Some tools were marked with X-Circle as the only indication of the company, but in other cases the X-Circle mark appears along with a Duro-Chrome or Super-Quality brand. These latter examples can be interpreted as production originally intended for civilian markets, but diverted to a government contract in order to meet production quotas.


Patent Numbers and Dates

Patent numbers and dates can be extremely valuable for identifying tools. Duro Metal Products was quite prolific in its patent activities, as we saw in the Patent Table shown in the previous section. The tools produced under these patents were often marked with the patent number or date, and such patent markings may then serve as an important identification mark.

The figures below will show some examples of Duro and Indestro tools with patent markings.

In some cases the patent number may be the only identifying mark on a tool, perhaps to allow the tool to sell with various private brandings, or with no other identification at all.

[Duro 672 1/2-Drive Ratchet Handles]
Fig. 21. Duro 672 1/2-Drive Ratchet Handles with Patent #1,798,481.

An example of this is shown in Fig. 21, where we see three similar examples of the Duro model 672, an early ratchet handle. The ratchet at the top is marked "Duro Metal Products Co. 672" and "Patent Pending", and the one in the middle is similarly marked, except that it shows the actual patent #1,798,481.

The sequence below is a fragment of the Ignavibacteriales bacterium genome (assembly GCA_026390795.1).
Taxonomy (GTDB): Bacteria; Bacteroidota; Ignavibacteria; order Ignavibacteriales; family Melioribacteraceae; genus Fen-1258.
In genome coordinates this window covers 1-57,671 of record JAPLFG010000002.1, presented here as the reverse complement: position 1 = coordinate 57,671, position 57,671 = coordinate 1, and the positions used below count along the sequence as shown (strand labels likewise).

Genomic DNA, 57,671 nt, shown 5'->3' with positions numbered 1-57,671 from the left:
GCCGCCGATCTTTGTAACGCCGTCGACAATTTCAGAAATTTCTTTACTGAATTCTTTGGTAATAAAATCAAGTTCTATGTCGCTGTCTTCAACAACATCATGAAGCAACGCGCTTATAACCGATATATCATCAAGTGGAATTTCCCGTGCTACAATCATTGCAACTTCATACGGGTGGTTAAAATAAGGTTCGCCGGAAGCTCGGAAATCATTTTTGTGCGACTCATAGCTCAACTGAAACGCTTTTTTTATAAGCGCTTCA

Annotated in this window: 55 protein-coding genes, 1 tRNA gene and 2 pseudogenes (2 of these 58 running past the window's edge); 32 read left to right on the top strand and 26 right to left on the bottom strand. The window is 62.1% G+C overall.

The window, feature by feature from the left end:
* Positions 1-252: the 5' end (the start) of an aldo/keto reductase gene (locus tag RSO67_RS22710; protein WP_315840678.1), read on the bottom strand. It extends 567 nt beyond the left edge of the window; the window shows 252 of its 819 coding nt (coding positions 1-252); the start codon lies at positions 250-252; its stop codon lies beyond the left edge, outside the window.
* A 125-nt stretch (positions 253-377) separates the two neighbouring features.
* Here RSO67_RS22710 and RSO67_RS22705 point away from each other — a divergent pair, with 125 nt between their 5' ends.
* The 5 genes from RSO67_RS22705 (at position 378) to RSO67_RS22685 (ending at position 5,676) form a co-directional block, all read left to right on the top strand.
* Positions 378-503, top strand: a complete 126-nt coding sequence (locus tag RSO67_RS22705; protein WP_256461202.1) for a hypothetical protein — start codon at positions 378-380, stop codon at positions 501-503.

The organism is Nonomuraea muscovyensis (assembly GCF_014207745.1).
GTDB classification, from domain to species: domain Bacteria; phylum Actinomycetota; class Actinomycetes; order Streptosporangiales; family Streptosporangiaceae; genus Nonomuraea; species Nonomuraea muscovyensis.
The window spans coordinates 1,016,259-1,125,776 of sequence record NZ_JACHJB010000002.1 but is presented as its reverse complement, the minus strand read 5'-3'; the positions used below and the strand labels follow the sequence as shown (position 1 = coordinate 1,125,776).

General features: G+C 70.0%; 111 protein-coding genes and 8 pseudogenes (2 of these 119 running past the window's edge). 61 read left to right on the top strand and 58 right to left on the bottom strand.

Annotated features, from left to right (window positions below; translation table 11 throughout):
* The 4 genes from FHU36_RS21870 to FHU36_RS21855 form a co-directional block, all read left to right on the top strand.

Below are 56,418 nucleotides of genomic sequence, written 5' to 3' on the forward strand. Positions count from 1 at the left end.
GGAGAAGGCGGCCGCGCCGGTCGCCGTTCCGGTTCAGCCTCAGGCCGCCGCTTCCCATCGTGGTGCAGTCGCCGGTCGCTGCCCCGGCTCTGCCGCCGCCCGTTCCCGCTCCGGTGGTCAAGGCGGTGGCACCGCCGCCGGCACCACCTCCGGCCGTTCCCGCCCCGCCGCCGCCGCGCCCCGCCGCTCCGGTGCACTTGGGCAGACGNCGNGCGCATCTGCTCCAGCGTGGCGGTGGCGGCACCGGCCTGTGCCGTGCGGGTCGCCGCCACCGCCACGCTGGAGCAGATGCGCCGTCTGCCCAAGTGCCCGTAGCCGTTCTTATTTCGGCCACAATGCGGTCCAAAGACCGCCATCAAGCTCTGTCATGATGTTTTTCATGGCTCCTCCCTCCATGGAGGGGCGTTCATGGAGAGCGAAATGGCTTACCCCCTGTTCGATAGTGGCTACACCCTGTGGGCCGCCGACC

The ratchet on the bottom is identical to the other two and shows the same patent number, but is marked with just "Chicago, U.S.A.", without a maker or model number.

The explanation is simple: the bottom ratchet came from an Indestro-branded socket set, and in order to maintain the separation of the brand names, Indestro simply omitted the Duro branding and model number.

The patent information on these ratchet handles provides an opportunity to estimate the production date of a tool. The first ratchet handle, being marked "Patent Pending", would have been made during the interval between the filing of the patent application and the subsequent issue. The other ratchets are marked with the actual patent number, so by examining the document for patent #1,798,481, we can determine that the first ratchet was likely made between 1928 and 1931.

[Indestro 1351 Socket Set]
Fig. 22. An Indestro No. 1351 Socket Set, with Inset Showing Patent #1,788,535.